|Cartoon of Conor Cruise O'Brien|
[UPDATE - John Hume wrote in The Irish Times, May 18 1964, "Bigotry and a fixation about religious divisions are the first thing that strike any visitor to the North."]
Our parents are patrons of prejudice, bequeathers of bigotry. Churches and chapels inculcate hate.
He was that Irish essayist and polemicist so "sorely deficient in Anglophobia". Conor Cruise O'Brien (who was satirised in the 'Gentle Black and Tans'), drew across the grain on so many issues. He was the arch-"revisionist", a charge he countered here. A controversialist and a man of irrepressible energies, we sorely lack his type today.
As well as republican, he fell foul of other orthodoxies and dogmas.
It's often said, gormlessly, that the conflict in Northern Ireland has nothing to do with religion. As someone, to my mind ridiculously, said here. Here's a loyalist lady in the early 1990s:
"I’ve nothing against Catholics, if that’s their religion let them practise it. Only not here: they should go across the border and live in the south, where they can be Catholics to their hearts’ content. Where we are now is Ulster: it’s part of the United Kingdom and the United Kingdom isn’t a Catholic country... The only way Ulster’ll ever be made into a better place to live is if they’re all, men and women Catholics I mean, cleared out and sent across the border to live in the south."O'Brien said in 'States of Ireland', Conor Cruise O’Brien shared the story of an evening spent before a large audience at Queen’s University Belfast in October 1969, speaking on ‘Civil Disobedience’. He said:
"I was criticised… Quite heatedly for mentioning an aspect of reality: the existence of two separate communities, Catholics and Protestants. This was held to be ‘irrelevant’… 'Religion' one student said, 'is a red herring'. I said if so it was a red herring about the size of a whale. ‘No, no,’ said another student, ‘no one in ulster is the least bit interested in religion.’ ‘Not even in Sandy Row?’ I asked. Another student said he himself came from sandy Row, and could report that no one there cared whether a man was Catholic or Protestant. This thumping lie was loudly applauded.”On page 310 he said:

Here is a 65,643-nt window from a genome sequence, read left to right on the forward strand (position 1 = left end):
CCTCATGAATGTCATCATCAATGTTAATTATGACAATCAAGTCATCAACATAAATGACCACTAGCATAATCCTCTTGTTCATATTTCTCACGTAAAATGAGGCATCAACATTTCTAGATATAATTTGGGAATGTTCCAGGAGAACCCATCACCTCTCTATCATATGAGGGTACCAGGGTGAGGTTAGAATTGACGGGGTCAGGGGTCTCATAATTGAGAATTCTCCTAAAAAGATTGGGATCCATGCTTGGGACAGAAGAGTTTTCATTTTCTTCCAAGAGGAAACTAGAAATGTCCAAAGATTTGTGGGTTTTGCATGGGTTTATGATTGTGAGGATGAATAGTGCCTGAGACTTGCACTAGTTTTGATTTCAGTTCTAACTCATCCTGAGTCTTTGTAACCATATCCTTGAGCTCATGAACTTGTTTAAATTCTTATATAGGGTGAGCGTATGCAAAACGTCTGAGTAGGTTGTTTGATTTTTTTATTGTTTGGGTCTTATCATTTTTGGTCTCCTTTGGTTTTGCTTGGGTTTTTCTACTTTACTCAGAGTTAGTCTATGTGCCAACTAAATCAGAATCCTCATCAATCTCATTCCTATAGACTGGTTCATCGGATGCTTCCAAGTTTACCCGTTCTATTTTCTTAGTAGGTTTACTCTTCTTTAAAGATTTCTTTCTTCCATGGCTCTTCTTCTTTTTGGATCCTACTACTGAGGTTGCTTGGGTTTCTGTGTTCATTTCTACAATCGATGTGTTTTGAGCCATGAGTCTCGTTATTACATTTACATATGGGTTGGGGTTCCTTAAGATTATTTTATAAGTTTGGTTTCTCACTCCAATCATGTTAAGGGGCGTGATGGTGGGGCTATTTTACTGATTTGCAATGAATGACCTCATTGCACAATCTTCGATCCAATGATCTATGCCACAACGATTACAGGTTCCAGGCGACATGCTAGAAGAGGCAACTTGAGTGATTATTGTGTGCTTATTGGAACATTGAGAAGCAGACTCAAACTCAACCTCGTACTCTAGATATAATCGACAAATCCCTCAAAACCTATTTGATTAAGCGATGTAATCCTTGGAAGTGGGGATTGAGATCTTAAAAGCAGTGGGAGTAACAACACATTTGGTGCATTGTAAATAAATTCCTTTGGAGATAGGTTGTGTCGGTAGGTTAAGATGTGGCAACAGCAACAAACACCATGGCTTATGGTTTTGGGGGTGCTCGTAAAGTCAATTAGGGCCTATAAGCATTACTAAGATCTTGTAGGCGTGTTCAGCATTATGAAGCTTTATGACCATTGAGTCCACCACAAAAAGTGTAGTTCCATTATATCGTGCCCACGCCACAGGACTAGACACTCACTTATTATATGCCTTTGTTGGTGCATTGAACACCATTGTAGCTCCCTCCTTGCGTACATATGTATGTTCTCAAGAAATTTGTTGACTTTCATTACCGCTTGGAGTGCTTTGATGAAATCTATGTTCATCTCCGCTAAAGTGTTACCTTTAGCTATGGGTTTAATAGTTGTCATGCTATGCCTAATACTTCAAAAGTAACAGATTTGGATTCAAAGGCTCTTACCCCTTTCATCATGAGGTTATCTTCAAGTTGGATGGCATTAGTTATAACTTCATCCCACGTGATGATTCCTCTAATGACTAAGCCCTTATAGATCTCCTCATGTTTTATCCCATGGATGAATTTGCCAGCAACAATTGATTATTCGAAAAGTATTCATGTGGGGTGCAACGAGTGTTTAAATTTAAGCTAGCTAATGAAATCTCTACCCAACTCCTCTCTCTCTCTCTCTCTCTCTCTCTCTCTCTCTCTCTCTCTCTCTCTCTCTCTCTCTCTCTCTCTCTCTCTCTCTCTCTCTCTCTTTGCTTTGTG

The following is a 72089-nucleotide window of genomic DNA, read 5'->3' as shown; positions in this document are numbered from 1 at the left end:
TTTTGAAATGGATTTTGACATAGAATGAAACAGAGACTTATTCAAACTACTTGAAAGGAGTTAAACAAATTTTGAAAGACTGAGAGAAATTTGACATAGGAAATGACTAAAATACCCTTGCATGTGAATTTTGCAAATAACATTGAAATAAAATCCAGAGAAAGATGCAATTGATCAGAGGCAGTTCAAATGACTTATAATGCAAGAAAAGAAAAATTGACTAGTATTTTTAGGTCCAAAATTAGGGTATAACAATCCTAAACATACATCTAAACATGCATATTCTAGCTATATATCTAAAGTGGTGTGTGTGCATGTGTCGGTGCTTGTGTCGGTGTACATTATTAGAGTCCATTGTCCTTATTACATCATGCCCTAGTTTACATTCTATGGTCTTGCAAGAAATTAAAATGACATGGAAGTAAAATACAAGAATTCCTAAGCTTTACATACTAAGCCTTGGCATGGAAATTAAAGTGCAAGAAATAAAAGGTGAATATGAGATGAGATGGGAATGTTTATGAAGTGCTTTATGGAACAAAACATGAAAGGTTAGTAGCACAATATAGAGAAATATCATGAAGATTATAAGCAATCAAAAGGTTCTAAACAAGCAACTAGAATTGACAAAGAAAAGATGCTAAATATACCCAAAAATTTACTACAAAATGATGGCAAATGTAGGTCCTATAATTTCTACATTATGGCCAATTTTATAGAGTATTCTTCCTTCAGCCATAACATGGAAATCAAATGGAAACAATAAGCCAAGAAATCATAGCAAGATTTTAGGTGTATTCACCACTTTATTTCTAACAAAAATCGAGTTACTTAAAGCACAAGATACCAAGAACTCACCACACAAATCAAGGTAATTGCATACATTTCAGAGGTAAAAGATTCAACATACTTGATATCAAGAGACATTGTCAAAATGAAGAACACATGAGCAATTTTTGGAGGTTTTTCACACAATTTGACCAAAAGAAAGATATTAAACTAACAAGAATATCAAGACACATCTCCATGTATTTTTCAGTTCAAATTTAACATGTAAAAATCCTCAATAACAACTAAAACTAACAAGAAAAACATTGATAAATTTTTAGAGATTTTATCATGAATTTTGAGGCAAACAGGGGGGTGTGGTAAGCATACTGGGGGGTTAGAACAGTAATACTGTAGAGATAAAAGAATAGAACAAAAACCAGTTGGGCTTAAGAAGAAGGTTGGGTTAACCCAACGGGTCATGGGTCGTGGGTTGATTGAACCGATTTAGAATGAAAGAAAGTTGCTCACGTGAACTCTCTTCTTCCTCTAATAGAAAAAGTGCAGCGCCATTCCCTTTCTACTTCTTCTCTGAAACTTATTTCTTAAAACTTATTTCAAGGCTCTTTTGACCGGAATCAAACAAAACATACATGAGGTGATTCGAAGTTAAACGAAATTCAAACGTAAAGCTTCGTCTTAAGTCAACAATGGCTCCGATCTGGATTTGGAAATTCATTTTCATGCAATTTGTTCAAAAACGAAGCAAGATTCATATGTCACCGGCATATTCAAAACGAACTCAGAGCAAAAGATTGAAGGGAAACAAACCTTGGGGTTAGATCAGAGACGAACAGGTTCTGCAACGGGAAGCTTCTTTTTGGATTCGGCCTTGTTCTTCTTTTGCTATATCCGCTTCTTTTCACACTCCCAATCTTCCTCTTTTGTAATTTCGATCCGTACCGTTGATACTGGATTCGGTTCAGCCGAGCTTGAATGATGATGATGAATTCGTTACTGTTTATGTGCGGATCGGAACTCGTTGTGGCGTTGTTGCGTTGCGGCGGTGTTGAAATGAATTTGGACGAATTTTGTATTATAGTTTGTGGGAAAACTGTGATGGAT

"The two communities can never be defined in purely political terms… It is ridiculous to dismiss religion as ‘irrelevant’."O’Brien said on page 313:
"The role of the church is encouraging, exalting and extending the kind of tribal-sectarian self-righteousness which forms a culture in which violence so easily multiplies. This is more obvious on the Protestant side… On the catholic side the imaging is subtler, or slyer, as one might expect, but no less effective in inculcating the conviction that ‘we’ are morally superior to ‘them’. The ‘need’ insisted on by the Hierarchy for separate schools is part of this, but really only the tip of the iceberg. Over generations the Irish catholic clergy systematically fosters, not a militant, overt anti-Protestantism, but a well-enforced avoidance of social contact when Protestants, a sort of creeping freeze-out. The laity happily cooperated: the boycott had a sectarian edge, favouring catholic shop-keepers as against Protestants.”
"The two charities of intolerance, different as they are in tone and presentation, in fact feed on one another and feed their cruel children, ultra-nationalism an sectarianism, Cathleen and King-Billy."As well as encouraging, exalting and extending tribal difference through religion, tribal difference is extended through the school and knee-top narrative. Roy Foster said:
"To be a protestant or catholic in eighteenth-century Ireland indicated more than mere religious allegiance; it represented opposing political cultures, and conflicting views of history."Jonathan Drennan wrote in the Irish Times:
"On my street, cricket and touch rugby were played every night throughout the summer. A stone’s throw across the city, children in West Belfast pucked a sliotar about dreaming of lining out at Croke Park.
We tuned into CBBC, they watched Dustin on the Den on RTE. We sang God Save the Queen at school prize days, they rose for Amhrán na bhFiann at Antrim Gaelic football games. We lived in opposing bubbles on the same island, largely ignorant of each other."And added:
"The bigotry and segregation was never obvious or stated in my experience at home, we were simply raised in parallel worlds."I have written before about hereditary hate, and about the fact we need to top waiting for sectarianism to die out with old people. On the idea of heritable hate, Dale Hansen wrote:
"Kids have to be taught to hate. And it’s our parents and grandparents and our teachers and coaches, too, who teach us to hate. Kids become the product of that environment; I was and they are."